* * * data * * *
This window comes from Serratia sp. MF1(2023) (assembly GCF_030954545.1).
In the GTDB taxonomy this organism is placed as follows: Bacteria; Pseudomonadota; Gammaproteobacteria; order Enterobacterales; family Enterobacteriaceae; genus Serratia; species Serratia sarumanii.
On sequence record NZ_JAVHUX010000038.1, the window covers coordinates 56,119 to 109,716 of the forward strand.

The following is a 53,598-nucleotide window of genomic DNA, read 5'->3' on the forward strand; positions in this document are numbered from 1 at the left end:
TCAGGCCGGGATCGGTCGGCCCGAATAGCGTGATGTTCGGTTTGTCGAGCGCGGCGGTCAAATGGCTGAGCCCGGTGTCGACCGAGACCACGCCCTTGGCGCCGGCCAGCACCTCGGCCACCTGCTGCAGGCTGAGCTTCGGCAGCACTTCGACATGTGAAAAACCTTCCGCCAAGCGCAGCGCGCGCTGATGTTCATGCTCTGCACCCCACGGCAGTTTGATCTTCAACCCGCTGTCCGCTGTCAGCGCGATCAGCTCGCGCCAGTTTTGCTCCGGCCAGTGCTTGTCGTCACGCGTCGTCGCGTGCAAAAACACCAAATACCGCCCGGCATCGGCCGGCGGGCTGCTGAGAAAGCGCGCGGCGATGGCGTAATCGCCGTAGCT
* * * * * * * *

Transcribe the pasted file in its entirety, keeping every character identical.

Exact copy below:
This window comes from Serratia sp. MF1(2023) (assembly GCF_030954545.1).
In the GTDB taxonomy this organism is placed as follows: Bacteria; Pseudomonadota; Gammaproteobacteria; order Enterobacterales; family Enterobacteriaceae; genus Serratia; species Serratia sarumanii.
On sequence record NZ_JAVHUX010000038.1, the window covers coordinates 56,119 to 109,716 of the forward strand.

The following is a 53,598-nucleotide window of genomic DNA, read 5'->3' on the forward strand; positions in this document are numbered from 1 at the left end:
TCAGGCCGGGATCGGTCGGCCCGAATAGCGTGATGTTCGGTTTGTCGAGCGCGGCGGTCAAATGGCTGAGCCCGGTGTCGACCGAGACCACGCCCTTGGCGCCGGCCAGCACCTCGGCCACCTGCTGCAGGCTGAGCTTCGGCAGCACTTCGACATGTGAAAAACCTTCCGCCAAGCGCAGCGCGCGCTGATGTTCATGCTCTGCACCCCACGGCAGTTTGATCTTCAACCCGCTGTCCGCTGTCAGCGCGATCAGCTCGCGCCAGTTTTGCTCCGGCCAGTGCTTGTCGTCACGCGTCGTCGCGTGCAAAAACACCAAATACCGCCCGGCATCGGCCGGCGGGCTGCTGAGAAAGCGCGCGGCGATGGCGTAATCGCCGTAGCT